ourNHS

999 March for the NHS sets off tomorrow for 3 weeks

NHS campaigners are marching in the footsteps of the 1936 Jarrow hunger marchers, joining up NHS campaigners across the country. Will you join them en route?

Mark Boothroyd Guddi Singh
15 August 2014

As the Coaltion Government’s dismantling of the NHS continues apace, actions are taking place across the country in an attempt to head off the assault on our most cherished institution.  

The latest initiative is the “999 March for the NHS” campaign launched by Darlingtonmums opposed to the Government’s sell-off of our health service.

From August 16th to September 6th the 999 campaigners are marching from Jarrow to London echoing an earlier battle: the Jarrow Crusade of 1936, where unemployed workers brought much-needed attention to their plight during the Great Depression, which had been largely ignored by the government.

The women have set themselves a big task: getting the country to rally behind the NHS and build the campaign needed to save it.

As NHS workers, we believe it is vital that the unions publicly back the People’s March for the NHS and mobilise their members to support it. The march is a chance to demonstrate the unpopularity of the Government’s reforms and the determination of NHS staff to resist them. As such, we have sent this letter to circulate to union branches to appeal for their support for the march.

But the March can also be seen as something more pivotal still: a rallying point for NHS campaigns which have remained fragmented and localised throughout the Government’s term in office. Despite all the cuts, closures and crises brought about by Coalition policy, there has been little nationally organised response to this from either the unions or campaigners.

It’s time for this to change.

Only by uniting the different local campaigns - whether over A&E closurescancer treatmentGP surgeriesunderstaffing or whistleblowing - can we build the kind of strong national movement that has any chance of scoring victories, reversing Government policy and saving our NHS.

We need greater coordination and a national focus, uniting our activism and energy across the country.

A first step would be mobilising support for a National Day of Activity on September 6th when the 999 People’s March for the NHS arrives in London: co-ordinated protests around the country for the NHS marking their arrival of the 999 Marchers in London will be a fitting way to support the NHS and celebrate the hard work of this campaign.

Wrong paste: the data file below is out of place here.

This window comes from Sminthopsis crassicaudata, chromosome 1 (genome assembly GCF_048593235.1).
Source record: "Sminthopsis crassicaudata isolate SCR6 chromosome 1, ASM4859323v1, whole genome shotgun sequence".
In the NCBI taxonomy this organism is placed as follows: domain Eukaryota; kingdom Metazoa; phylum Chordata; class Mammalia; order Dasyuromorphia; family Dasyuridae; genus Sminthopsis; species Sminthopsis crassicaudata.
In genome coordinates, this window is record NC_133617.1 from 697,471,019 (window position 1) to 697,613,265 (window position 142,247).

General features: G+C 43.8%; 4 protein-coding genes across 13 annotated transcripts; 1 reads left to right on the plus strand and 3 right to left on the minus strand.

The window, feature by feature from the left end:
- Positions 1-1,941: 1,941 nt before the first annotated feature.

But we also need to get organised at a national level. Uniting all the disparate campaigns - community campaigns, union branches and patient groups - into a country-wide “Save The NHS” movement is crucial for mobilising the necessary support to stop the Government.
That’s why we want to organise a national conference of NHS campaigns as soon as possible to unite all our separate efforts into a single, coherent, national movement for the NHS. A national campaign that is able to set monthly days of action to highlight what is happening and keep pressure up on the Government, call on the support of the thousands of NHS campaigners around the country and amplify their activity, and mobilise enough support for a massive Save the NHS demonstration in London prior to the general election. This is the kind of pressure that will be needed to reclaim our NHS.

Victory is possible - if we commit to working together. Tens of thousands of ordinary peoplecampaign for the NHS, over a million work for it, and millions more use its services. If we can mobilise that support in a coordinated manner, nothing can stop us.

Please support the 999 March for the NHS this summer and our call for a September 6th Day of Activity. If you’re interested in helping to organise the movement we need to Save our NHS, get in touch now by emailing nhsactivists[at]gmail.com.

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